Friday, October 28, 2016

Top 12 TV Westerns

Sunday, October 9, 2016

Larry McMurtry vs. Cormac McCarthy

"As codified by Texas literary giants like Walter Prescott Webb and T. R. Fehrenbach, our quasi-religious history has often resembled historical fiction—a triumphalist mythology that a generation of “revisionist” (i.e., factual) historians has largely failed to budge from our collective psyche. Instead, ironically, the task of debunking all those popular misconceptions has fallen to contemporary Western novelists. Historical revisionism, it seems, wears better in cowboy boots; over the past three decades, the nihilistic anti-heroism of McCarthy’s Blood Meridian (1985) has evolved into Meyer’s more complex but no less morally desolate frontier, where everyone is either a victim or a thief. While the new offerings by Wittliff, McMurtry, and Guinn are considerably less apocalyptic in tone than McCarthy’s and Meyer’s books, they similarly challenge old-school readers with timely meditations on racism, sexism, and even economic inequality. "

Five Sundowns episode of Bonanza

Watched two Bonanza episodes recently. I remember my old man watching reruns of Bonanza when I was a kid but I haven’t really watched the show as an adult. The two episodes we watched were “Hound Dog” and “Five Sundowns to Sunup”. Bonanza was a show that offered different types of episodes ranging from the comedic to the suspenseful and dramatic.  “Hound Dog” was the former and “Five Sundowns” was the latter.

“Hound Dogs” doesn’t really hold up well but “Five Sundowns”, directed by veteran director Gerd Oswald, holds up really well.

It opens with a man sitting on the roof of a building, holding a shotgun, keeping a watchful eye over the town. It’s clear something just happened and we’ll find out what in short time. The sheriff has been shot, Ben Cartright steps up to wear the badge. Before long the battle lines are drawn and both sides are heading for a reckoning.  There is a definite Rio Bravo influence. It is a great western story condensed to a shorter time frame. The plan that the bad guys hatch is simple and effective. The stakes are effectively raised. The only downside is that the resolution is a little forced for such a dark set up but that is due to this being a series rather then a film and as such a couple of potentially dark avenues aren’t really explored.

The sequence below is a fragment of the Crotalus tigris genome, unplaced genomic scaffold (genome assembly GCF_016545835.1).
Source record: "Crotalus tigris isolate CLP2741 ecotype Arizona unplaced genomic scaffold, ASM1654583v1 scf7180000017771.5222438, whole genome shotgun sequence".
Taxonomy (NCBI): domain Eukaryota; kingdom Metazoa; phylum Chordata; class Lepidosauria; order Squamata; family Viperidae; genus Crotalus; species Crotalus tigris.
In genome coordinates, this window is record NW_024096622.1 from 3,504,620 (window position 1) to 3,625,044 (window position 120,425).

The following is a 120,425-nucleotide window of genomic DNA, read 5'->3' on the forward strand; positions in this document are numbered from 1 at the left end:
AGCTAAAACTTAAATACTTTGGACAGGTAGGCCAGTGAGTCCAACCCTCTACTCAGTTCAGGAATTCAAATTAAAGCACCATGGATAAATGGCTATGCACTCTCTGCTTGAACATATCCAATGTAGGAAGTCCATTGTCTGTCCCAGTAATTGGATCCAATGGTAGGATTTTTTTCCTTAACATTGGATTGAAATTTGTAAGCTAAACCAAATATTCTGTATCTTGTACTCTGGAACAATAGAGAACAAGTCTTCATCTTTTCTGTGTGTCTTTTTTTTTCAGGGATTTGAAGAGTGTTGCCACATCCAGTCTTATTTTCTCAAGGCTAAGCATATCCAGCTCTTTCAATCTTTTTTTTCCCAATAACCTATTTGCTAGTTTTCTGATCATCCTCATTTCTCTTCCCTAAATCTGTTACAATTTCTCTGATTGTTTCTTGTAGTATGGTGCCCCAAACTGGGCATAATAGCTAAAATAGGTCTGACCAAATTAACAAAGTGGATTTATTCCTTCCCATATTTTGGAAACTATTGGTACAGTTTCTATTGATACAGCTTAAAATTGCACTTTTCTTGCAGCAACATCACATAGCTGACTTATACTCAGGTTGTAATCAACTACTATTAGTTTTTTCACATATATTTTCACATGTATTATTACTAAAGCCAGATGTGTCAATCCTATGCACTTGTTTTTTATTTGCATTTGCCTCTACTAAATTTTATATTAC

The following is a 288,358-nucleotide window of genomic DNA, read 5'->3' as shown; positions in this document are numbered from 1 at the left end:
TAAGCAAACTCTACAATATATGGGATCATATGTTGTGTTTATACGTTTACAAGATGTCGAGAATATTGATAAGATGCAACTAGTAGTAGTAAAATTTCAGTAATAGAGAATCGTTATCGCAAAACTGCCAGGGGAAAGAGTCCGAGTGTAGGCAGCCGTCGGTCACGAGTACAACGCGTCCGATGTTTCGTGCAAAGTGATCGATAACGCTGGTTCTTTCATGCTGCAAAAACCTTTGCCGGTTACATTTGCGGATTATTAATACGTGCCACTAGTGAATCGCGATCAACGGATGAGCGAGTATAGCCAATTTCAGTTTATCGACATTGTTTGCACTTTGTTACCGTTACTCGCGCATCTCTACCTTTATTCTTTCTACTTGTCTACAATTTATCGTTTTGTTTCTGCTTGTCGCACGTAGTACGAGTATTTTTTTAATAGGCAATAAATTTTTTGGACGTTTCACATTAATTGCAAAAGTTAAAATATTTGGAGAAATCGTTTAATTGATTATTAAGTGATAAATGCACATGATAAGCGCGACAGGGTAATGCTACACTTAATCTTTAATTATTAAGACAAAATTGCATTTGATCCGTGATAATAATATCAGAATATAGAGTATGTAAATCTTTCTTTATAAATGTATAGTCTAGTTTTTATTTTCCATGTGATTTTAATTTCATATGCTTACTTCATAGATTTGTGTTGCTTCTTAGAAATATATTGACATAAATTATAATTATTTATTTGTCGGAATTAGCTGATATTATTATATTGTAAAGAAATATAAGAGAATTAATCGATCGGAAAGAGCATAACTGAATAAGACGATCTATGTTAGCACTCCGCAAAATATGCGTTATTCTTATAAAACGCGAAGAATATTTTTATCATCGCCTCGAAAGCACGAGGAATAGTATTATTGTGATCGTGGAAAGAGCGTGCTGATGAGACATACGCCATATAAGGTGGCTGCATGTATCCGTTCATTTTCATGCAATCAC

The episode is available to watch on Youtube. I suggest checking it out.

Saturday, October 8, 2016

Genre and the geographies of violence: Cormac McCarthy and the contemporary western.

Really interesting paper from Susan Kollin


If we take seriously Robinson's observations about the self-subversion of traditional Westerns, the ways even classic Westerns contain elements that overturn their dominant themes, then the generic distinctions defining Western texts as traditional or revisionist ultimately fail us, as the concept of a purely faithful or fully critical text loses its explanatory power.(FN2) If classic Westerns contain moments of resistance and self-reflection, carrying with them their own critique, to what extent might anti-Westerns preserve moments of desire, moments of connection and identification with elements of the classic Western? Perhaps the genre might better be understood as a continuum, its critique operating along a spectrum. On the one end may be found the classic Western, which upholds--with varying degrees of success--the codes and conventions of the form, its Anglo male protagonist, and the national project, but which contains resistant elements that undermine its cultural logic and status as a discrete, coherent entity. On the other end may be found the anti-Western, itself an unstable and shifting form that engages in a critical dialogue with the genre but that is also shaped by a certain desire for and attraction to the classic features of the Western. By understanding the Western as a genre structured by competing and contradictory impulses, audiences may make better sense of McCarthy's--and by extension McMurtry's--shifting treatment of the form.